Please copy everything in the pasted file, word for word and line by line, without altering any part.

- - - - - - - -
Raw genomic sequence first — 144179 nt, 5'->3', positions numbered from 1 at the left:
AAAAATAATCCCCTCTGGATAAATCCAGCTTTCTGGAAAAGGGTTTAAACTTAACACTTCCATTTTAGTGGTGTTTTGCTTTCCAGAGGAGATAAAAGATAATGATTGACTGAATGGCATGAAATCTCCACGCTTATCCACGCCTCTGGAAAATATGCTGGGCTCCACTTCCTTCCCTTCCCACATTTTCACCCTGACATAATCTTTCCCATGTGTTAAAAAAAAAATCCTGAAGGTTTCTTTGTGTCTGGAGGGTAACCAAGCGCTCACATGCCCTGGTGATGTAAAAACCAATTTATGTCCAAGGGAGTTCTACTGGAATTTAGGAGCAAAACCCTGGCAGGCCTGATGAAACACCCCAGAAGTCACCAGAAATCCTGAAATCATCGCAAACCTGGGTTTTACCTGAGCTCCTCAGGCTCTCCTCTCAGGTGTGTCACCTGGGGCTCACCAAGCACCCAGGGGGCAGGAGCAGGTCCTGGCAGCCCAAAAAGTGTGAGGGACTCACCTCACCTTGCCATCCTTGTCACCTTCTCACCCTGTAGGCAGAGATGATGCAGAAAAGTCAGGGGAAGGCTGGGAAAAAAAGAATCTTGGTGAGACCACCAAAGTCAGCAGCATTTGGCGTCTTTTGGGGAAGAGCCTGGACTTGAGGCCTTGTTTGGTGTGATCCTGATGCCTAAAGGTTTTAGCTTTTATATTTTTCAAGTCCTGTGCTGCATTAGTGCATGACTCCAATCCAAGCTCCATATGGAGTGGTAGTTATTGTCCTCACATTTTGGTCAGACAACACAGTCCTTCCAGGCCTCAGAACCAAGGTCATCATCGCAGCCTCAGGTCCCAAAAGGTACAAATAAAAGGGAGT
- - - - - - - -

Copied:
Raw genomic sequence first — 144179 nt, 5'->3', positions numbered from 1 at the left:
AAAAATAATCCCCTCTGGATAAATCCAGCTTTCTGGAAAAGGGTTTAAACTTAACACTTCCATTTTAGTGGTGTTTTGCTTTCCAGAGGAGATAAAAGATAATGATTGACTGAATGGCATGAAATCTCCACGCTTATCCACGCCTCTGGAAAATATGCTGGGCTCCACTTCCTTCCCTTCCCACATTTTCACCCTGACATAATCTTTCCCATGTGTTAAAAAAAAAATCCTGAAGGTTTCTTTGTGTCTGGAGGGTAACCAAGCGCTCACATGCCCTGGTGATGTAAAAACCAATTTATGTCCAAGGGAGTTCTACTGGAATTTAGGAGCAAAACCCTGGCAGGCCTGATGAAACACCCCAGAAGTCACCAGAAATCCTGAAATCATCGCAAACCTGGGTTTTACCTGAGCTCCTCAGGCTCTCCTCTCAGGTGTGTCACCTGGGGCTCACCAAGCACCCAGGGGGCAGGAGCAGGTCCTGGCAGCCCAAAAAGTGTGAGGGACTCACCTCACCTTGCCATCCTTGTCACCTTCTCACCCTGTAGGCAGAGATGATGCAGAAAAGTCAGGGGAAGGCTGGGAAAAAAAGAATCTTGGTGAGACCACCAAAGTCAGCAGCATTTGGCGTCTTTTGGGGAAGAGCCTGGACTTGAGGCCTTGTTTGGTGTGATCCTGATGCCTAAAGGTTTTAGCTTTTATATTTTTCAAGTCCTGTGCTGCATTAGTGCATGACTCCAATCCAAGCTCCATATGGAGTGGTAGTTATTGTCCTCACATTTTGGTCAGACAACACAGTCCTTCCAGGCCTCAGAACCAAGGTCATCATCGCAGCCTCAGGTCCCAAAAGGTACAAATAAAAGGGAGT